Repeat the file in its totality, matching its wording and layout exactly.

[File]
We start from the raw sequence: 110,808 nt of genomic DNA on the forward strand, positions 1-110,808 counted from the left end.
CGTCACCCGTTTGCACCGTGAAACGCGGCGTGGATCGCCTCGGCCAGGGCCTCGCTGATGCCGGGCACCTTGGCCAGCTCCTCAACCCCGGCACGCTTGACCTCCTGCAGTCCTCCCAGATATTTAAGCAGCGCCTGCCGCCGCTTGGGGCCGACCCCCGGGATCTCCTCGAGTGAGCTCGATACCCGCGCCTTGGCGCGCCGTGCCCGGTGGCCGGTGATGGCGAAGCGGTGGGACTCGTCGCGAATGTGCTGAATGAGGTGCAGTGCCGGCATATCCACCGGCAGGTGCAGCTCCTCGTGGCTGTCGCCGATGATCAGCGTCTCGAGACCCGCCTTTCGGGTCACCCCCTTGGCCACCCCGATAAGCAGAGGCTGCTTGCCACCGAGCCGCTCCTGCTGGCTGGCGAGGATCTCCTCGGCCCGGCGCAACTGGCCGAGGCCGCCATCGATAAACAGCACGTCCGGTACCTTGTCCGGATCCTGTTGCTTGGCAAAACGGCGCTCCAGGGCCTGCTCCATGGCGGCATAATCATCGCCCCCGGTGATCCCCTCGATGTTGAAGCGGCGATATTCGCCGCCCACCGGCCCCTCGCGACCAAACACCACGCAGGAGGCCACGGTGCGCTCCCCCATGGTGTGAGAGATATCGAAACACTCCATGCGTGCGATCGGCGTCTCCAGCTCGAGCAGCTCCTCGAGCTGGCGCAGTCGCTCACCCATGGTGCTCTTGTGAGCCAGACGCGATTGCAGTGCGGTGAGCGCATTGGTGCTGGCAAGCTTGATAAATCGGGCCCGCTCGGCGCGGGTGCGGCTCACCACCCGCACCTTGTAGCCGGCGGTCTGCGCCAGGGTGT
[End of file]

We start from the raw sequence: 110,808 nt of genomic DNA on the forward strand, positions 1-110,808 counted from the left end.
CGTCACCCGTTTGCACCGTGAAACGCGGCGTGGATCGCCTCGGCCAGGGCCTCGCTGATGCCGGGCACCTTGGCCAGCTCCTCAACCCCGGCACGCTTGACCTCCTGCAGTCCTCCCAGATATTTAAGCAGCGCCTGCCGCCGCTTGGGGCCGACCCCCGGGATCTCCTCGAGTGAGCTCGATACCCGCGCCTTGGCGCGCCGTGCCCGGTGGCCGGTGATGGCGAAGCGGTGGGACTCGTCGCGAATGTGCTGAATGAGGTGCAGTGCCGGCATATCCACCGGCAGGTGCAGCTCCTCGTGGCTGTCGCCGATGATCAGCGTCTCGAGACCCGCCTTTCGGGTCACCCCCTTGGCCACCCCGATAAGCAGAGGCTGCTTGCCACCGAGCCGCTCCTGCTGGCTGGCGAGGATCTCCTCGGCCCGGCGCAACTGGCCGAGGCCGCCATCGATAAACAGCACGTCCGGTACCTTGTCCGGATCCTGTTGCTTGGCAAAACGGCGCTCCAGGGCCTGCTCCATGGCGGCATAATCATCGCCCCCGGTGATCCCCTCGATGTTGAAGCGGCGATATTCGCCGCCCACCGGCCCCTCGCGACCAAACACCACGCAGGAGGCCACGGTGCGCTCCCCCATGGTGTGAGAGATATCGAAACACTCCATGCGTGCGATCGGCGTCTCCAGCTCGAGCAGCTCCTCGAGCTGGCGCAGTCGCTCACCCATGGTGCTCTTGTGAGCCAGACGCGATTGCAGTGCGGTGAGCGCATTGGTGCTGGCAAGCTTGATAAATCGGGCCCGCTCGGCGCGGGTGCGGCTCACCACCCGCACCTTGTAGCCGGCGGTCTGCGCCAGGGTGT